A man of varied attainments, ripe scholarship and vigorous intellect: George William Baker
George William Baker
Section 50, Lot 44
George William Baker was “a man of varied attainments, ripe scholarship and vigorous intellect,” as his 1862 obituary attested. He served the British Empire as an artillery officer fighting Napoleon’s armies and represented the residents of early Bytown as a colonial official trying to preserve law and order in a pioneer lumber town. Great Britain was locked in a global conflict with France, so its military might was focused on defeating Emperor Napoleon Bonaparte throughout Europe and on preventing foreign countries, such as the United States, from trading with its enemy. The Napoleonic wars spawned the War of 1812, as the American republic declared war on Britain on June 18, 1812, and tried to conquer its Canadian colonies. The “American War” was just “an annoying sideshow” for the British imperial command, which concentrated most of its troops, supplies and funds towards crushing the French war machine.
Born in Dublin, Ireland in 1790, Baker joined the British army at nearly 16 years of age as a cadet, rising to full lieutenant and later captain of the Third Battery, Royal Regiment of Artillery. His field artillery company fought in the unsuccessful British expedition to Walchern in the Netherlands, from 1809 to 1810, and the artillery unit was posted to strategic British naval bases at Gibraltar from 1810 to 1812, and at Malta from 1812 to 1814.
The Walcheren Campaign was an unsuccessful British expedition to the Netherlands in 1809 intended to open another front in the Austrian Empire's struggle with France during the War of the Fifth Coalition.
As the War of 1812 entered its third and final year, many of his British compatriots were shipped out to Canada as reinforcements for the regiments struggling to beat off the American invaders. British and American negotiators signed a peace treaty on Dec. 24, 1814.
After the Napoleonic wars ended, Baker’s foreign service continued with a promotion to captain and a posting from 1826 to 1829 to the Trincomalee fortress in Ceylon, now Sri Lanka. Capt. Baker retired from military service in 1832 and emigrated with his family of seven children to Upper Canada.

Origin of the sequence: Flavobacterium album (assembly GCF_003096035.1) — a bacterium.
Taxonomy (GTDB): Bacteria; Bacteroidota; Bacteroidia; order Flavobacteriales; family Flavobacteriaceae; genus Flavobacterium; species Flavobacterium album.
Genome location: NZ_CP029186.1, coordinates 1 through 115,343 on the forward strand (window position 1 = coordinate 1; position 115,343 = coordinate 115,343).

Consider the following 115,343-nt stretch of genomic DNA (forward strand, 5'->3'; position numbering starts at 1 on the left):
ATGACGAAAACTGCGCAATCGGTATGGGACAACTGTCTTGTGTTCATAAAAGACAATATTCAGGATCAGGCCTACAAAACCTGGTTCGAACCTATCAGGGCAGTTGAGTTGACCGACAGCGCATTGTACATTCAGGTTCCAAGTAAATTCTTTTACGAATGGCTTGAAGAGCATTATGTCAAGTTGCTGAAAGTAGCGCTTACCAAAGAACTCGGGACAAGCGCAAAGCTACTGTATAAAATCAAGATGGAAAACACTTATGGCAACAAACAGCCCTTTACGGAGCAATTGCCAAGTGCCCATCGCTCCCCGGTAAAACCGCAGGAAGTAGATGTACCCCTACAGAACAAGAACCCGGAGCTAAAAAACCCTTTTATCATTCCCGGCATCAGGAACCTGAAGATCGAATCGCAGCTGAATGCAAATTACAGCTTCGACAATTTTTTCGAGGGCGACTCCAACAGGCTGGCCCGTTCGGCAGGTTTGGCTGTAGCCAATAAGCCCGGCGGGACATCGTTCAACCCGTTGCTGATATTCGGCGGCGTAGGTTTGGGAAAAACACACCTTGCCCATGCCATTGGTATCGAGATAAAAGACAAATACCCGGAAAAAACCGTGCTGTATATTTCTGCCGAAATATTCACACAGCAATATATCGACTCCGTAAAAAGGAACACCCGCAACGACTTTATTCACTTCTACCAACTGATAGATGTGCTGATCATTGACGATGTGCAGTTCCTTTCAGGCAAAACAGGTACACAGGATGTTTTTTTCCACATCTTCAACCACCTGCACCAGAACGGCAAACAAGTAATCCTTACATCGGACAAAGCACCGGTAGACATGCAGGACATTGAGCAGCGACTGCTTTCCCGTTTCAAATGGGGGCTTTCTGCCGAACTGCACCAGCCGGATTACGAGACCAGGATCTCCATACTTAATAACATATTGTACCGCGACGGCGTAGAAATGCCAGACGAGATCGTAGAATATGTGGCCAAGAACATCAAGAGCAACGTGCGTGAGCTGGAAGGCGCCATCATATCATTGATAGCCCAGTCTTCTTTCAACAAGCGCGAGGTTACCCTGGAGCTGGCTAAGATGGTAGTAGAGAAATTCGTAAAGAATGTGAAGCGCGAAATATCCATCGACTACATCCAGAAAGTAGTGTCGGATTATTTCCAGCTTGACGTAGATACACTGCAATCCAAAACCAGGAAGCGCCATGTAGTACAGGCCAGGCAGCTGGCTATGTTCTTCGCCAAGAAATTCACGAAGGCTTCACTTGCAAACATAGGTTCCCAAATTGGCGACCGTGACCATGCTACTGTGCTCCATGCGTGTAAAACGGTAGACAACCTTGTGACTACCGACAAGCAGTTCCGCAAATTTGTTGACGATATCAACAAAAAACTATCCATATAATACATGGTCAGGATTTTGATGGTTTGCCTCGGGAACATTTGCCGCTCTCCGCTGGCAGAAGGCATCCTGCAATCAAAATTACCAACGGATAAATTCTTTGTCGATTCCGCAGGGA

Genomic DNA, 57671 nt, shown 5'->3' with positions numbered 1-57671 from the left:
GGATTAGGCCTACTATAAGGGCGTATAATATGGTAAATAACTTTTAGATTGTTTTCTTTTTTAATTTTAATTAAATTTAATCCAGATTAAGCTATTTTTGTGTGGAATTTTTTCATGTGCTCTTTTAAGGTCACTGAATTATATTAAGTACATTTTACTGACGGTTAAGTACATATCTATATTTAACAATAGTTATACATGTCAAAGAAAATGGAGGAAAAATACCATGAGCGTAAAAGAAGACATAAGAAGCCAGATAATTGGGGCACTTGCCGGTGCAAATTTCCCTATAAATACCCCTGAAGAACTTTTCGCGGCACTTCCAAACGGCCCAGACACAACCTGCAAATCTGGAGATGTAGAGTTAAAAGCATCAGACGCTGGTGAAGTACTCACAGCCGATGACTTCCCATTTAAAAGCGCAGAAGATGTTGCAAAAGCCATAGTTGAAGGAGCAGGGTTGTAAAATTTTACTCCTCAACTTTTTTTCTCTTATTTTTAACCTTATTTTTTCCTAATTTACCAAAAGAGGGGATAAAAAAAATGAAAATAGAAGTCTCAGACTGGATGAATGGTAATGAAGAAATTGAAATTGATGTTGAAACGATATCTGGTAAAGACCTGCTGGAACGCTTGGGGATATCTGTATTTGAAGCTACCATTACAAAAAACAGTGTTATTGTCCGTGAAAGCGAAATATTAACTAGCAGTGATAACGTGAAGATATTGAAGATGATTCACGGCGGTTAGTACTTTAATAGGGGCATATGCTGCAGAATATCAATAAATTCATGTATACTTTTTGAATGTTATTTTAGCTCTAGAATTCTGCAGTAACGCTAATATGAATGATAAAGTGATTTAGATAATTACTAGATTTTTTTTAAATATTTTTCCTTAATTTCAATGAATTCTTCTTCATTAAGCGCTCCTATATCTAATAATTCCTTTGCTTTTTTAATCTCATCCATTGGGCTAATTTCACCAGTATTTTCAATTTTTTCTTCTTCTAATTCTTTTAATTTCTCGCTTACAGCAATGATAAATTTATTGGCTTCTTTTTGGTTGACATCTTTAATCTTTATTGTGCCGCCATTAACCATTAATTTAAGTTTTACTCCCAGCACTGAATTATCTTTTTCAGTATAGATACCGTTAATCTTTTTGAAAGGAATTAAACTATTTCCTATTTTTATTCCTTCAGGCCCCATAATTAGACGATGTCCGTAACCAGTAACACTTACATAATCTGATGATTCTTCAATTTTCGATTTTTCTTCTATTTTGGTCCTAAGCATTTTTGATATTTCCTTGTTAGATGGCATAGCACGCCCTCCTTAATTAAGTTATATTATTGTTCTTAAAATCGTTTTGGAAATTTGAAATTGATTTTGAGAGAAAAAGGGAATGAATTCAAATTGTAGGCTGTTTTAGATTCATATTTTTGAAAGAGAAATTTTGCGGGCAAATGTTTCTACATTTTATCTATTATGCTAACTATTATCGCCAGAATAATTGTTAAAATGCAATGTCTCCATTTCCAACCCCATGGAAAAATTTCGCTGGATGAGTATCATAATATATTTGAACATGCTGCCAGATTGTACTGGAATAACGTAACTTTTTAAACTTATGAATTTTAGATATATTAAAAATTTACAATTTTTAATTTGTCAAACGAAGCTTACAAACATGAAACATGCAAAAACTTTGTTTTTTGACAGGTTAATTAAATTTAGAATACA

In 1834, at age 44, Capt. Baker became Bytown postmaster, a post he held until 1857 when he resigned. He was a community leader, serving as reeve of Nepean Township from 1842-1844 and representing Nepean on the Dalhousie District Council from 1842 to 1850, when he was defeated.
He also was a leader in various district agricultural societies during the 1840s and 1850s. He was a shareholder in the Bytown and Prescott Railroad Company and a director of the Mutual Fire Insurance Company of Bathurst District.
The Bytown and Prescott Railway (B&PR) was a railway joining Ottawa (then called Bytown) with Prescott on the Saint Lawrence River. The company was incorporated in 1850, and the first train ran from Prescott into Bytown on Christmas Day, 1854. The 84 km (52 mile) railway, Ottawa's first to outside markets, was initially used to ship lumber collected on the Ottawa River for further shipping along the St. Lawrence to markets in the United States and Montreal.
In 1849, he founded the Bytown Cricket Club whose gentlemen played matches on greens situated on what was then Barrack Hill, later to be the site of Canada’s Parliament Buildings.
In 1840, some thirteen years after the first recorded mention of cricket in Canada , the Carleton Cricket Club was established in Ottawa , then named Bytown. This club was dissolved in 1845 and nothing further was heard of the game until 1849 when the Bytown Cricket Club was established. Among the players at that period were Mr. G.P. Baker, postmaster and often referred to as “the father of Ottawa cricket “, and Mr. F. Clemow, later a Senator. Matches were played with Aylmer , Prescott , Belleville , Kingston and Cornwall . The military in Bytown also provided good opposition. Games in Bytown were played on a site of what is now known as Cartier Square .